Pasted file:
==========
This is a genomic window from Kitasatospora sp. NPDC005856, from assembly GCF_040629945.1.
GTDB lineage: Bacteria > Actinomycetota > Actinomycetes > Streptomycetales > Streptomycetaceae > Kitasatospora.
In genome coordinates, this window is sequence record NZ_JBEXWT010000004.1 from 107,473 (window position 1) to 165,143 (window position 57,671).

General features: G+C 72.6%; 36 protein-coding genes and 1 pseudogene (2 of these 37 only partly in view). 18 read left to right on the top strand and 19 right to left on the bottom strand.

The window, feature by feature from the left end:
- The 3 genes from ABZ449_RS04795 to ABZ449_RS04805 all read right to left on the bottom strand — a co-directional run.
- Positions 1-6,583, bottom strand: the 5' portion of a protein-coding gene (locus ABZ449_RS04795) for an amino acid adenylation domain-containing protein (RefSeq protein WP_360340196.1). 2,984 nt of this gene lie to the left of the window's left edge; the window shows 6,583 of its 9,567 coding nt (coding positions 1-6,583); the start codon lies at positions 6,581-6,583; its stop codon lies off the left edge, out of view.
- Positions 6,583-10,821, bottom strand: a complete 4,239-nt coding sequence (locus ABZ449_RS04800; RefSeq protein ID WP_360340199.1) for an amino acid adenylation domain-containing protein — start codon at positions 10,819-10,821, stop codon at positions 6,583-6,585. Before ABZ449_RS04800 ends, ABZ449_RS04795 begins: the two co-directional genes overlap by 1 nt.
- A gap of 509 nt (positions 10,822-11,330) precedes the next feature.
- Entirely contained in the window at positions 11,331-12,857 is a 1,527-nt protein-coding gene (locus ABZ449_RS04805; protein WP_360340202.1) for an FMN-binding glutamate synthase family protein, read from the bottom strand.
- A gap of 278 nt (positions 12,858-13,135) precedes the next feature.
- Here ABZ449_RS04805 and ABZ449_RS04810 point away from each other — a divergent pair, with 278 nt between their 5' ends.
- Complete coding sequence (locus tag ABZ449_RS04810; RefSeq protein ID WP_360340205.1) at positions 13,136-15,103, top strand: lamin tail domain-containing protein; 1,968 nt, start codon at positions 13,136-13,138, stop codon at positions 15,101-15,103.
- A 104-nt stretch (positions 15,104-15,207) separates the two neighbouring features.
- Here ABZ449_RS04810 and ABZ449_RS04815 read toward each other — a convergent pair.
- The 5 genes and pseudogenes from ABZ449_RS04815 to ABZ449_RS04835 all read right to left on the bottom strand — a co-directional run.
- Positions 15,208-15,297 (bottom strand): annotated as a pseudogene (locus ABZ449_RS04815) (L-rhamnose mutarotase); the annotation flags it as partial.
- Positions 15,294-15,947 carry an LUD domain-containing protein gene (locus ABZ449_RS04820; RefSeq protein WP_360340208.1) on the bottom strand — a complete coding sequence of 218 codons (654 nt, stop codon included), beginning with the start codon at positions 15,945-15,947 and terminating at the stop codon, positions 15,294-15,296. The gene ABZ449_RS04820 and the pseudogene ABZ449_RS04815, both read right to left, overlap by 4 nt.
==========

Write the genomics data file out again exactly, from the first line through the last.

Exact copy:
This is a genomic window from Kitasatospora sp. NPDC005856, from assembly GCF_040629945.1.
GTDB lineage: Bacteria > Actinomycetota > Actinomycetes > Streptomycetales > Streptomycetaceae > Kitasatospora.
In genome coordinates, this window is sequence record NZ_JBEXWT010000004.1 from 107,473 (window position 1) to 165,143 (window position 57,671).

General features: G+C 72.6%; 36 protein-coding genes and 1 pseudogene (2 of these 37 only partly in view). 18 read left to right on the top strand and 19 right to left on the bottom strand.

The window, feature by feature from the left end:
- The 3 genes from ABZ449_RS04795 to ABZ449_RS04805 all read right to left on the bottom strand — a co-directional run.
- Positions 1-6,583, bottom strand: the 5' portion of a protein-coding gene (locus ABZ449_RS04795) for an amino acid adenylation domain-containing protein (RefSeq protein WP_360340196.1). 2,984 nt of this gene lie to the left of the window's left edge; the window shows 6,583 of its 9,567 coding nt (coding positions 1-6,583); the start codon lies at positions 6,581-6,583; its stop codon lies off the left edge, out of view.
- Positions 6,583-10,821, bottom strand: a complete 4,239-nt coding sequence (locus ABZ449_RS04800; RefSeq protein ID WP_360340199.1) for an amino acid adenylation domain-containing protein — start codon at positions 10,819-10,821, stop codon at positions 6,583-6,585. Before ABZ449_RS04800 ends, ABZ449_RS04795 begins: the two co-directional genes overlap by 1 nt.
- A gap of 509 nt (positions 10,822-11,330) precedes the next feature.
- Entirely contained in the window at positions 11,331-12,857 is a 1,527-nt protein-coding gene (locus ABZ449_RS04805; protein WP_360340202.1) for an FMN-binding glutamate synthase family protein, read from the bottom strand.
- A gap of 278 nt (positions 12,858-13,135) precedes the next feature.
- Here ABZ449_RS04805 and ABZ449_RS04810 point away from each other — a divergent pair, with 278 nt between their 5' ends.
- Complete coding sequence (locus tag ABZ449_RS04810; RefSeq protein ID WP_360340205.1) at positions 13,136-15,103, top strand: lamin tail domain-containing protein; 1,968 nt, start codon at positions 13,136-13,138, stop codon at positions 15,101-15,103.
- A 104-nt stretch (positions 15,104-15,207) separates the two neighbouring features.
- Here ABZ449_RS04810 and ABZ449_RS04815 read toward each other — a convergent pair.
- The 5 genes and pseudogenes from ABZ449_RS04815 to ABZ449_RS04835 all read right to left on the bottom strand — a co-directional run.
- Positions 15,208-15,297 (bottom strand): annotated as a pseudogene (locus ABZ449_RS04815) (L-rhamnose mutarotase); the annotation flags it as partial.
- Positions 15,294-15,947 carry an LUD domain-containing protein gene (locus ABZ449_RS04820; RefSeq protein WP_360340208.1) on the bottom strand — a complete coding sequence of 218 codons (654 nt, stop codon included), beginning with the start codon at positions 15,945-15,947 and terminating at the stop codon, positions 15,294-15,296. The gene ABZ449_RS04820 and the pseudogene ABZ449_RS04815, both read right to left, overlap by 4 nt.